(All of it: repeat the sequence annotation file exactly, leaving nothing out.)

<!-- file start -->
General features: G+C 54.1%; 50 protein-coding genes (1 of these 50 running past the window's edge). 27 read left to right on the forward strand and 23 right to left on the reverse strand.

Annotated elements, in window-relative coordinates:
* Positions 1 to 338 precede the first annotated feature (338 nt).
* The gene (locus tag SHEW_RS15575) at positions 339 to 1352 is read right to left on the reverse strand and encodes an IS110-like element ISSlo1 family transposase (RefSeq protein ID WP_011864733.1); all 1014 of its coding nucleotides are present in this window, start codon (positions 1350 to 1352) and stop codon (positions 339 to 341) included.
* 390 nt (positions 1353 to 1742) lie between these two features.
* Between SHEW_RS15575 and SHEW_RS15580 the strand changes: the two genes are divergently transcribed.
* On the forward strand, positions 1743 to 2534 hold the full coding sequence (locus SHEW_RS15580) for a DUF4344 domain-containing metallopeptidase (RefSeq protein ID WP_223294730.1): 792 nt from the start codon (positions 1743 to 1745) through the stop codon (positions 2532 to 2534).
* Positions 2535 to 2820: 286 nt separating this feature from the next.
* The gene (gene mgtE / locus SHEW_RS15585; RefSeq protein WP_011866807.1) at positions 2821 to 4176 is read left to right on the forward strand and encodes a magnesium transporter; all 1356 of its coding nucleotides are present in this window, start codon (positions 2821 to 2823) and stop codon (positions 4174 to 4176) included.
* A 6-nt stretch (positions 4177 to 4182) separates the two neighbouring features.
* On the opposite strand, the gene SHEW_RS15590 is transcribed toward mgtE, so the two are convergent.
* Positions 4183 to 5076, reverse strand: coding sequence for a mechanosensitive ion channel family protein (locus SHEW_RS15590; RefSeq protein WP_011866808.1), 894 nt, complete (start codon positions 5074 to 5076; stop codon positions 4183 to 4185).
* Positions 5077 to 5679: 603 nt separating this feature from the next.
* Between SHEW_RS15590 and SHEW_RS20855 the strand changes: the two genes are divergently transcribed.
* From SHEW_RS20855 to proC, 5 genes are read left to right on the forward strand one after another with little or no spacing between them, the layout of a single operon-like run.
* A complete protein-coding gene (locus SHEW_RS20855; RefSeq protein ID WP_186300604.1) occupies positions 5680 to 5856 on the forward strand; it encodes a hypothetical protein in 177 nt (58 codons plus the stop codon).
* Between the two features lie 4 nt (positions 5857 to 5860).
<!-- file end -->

General features: G+C 54.1%; 50 protein-coding genes (1 of these 50 running past the window's edge). 27 read left to right on the forward strand and 23 right to left on the reverse strand.

Annotated elements, in window-relative coordinates:
* Positions 1 to 338 precede the first annotated feature (338 nt).
* The gene (locus tag SHEW_RS15575) at positions 339 to 1352 is read right to left on the reverse strand and encodes an IS110-like element ISSlo1 family transposase (RefSeq protein ID WP_011864733.1); all 1014 of its coding nucleotides are present in this window, start codon (positions 1350 to 1352) and stop codon (positions 339 to 341) included.
* 390 nt (positions 1353 to 1742) lie between these two features.
* Between SHEW_RS15575 and SHEW_RS15580 the strand changes: the two genes are divergently transcribed.
* On the forward strand, positions 1743 to 2534 hold the full coding sequence (locus SHEW_RS15580) for a DUF4344 domain-containing metallopeptidase (RefSeq protein ID WP_223294730.1): 792 nt from the start codon (positions 1743 to 1745) through the stop codon (positions 2532 to 2534).
* Positions 2535 to 2820: 286 nt separating this feature from the next.
* The gene (gene mgtE / locus SHEW_RS15585; RefSeq protein WP_011866807.1) at positions 2821 to 4176 is read left to right on the forward strand and encodes a magnesium transporter; all 1356 of its coding nucleotides are present in this window, start codon (positions 2821 to 2823) and stop codon (positions 4174 to 4176) included.
* A 6-nt stretch (positions 4177 to 4182) separates the two neighbouring features.
* On the opposite strand, the gene SHEW_RS15590 is transcribed toward mgtE, so the two are convergent.
* Positions 4183 to 5076, reverse strand: coding sequence for a mechanosensitive ion channel family protein (locus SHEW_RS15590; RefSeq protein WP_011866808.1), 894 nt, complete (start codon positions 5074 to 5076; stop codon positions 4183 to 4185).
* Positions 5077 to 5679: 603 nt separating this feature from the next.
* Between SHEW_RS15590 and SHEW_RS20855 the strand changes: the two genes are divergently transcribed.
* From SHEW_RS20855 to proC, 5 genes are read left to right on the forward strand one after another with little or no spacing between them, the layout of a single operon-like run.
* A complete protein-coding gene (locus SHEW_RS20855; RefSeq protein ID WP_186300604.1) occupies positions 5680 to 5856 on the forward strand; it encodes a hypothetical protein in 177 nt (58 codons plus the stop codon).
* Between the two features lie 4 nt (positions 5857 to 5860).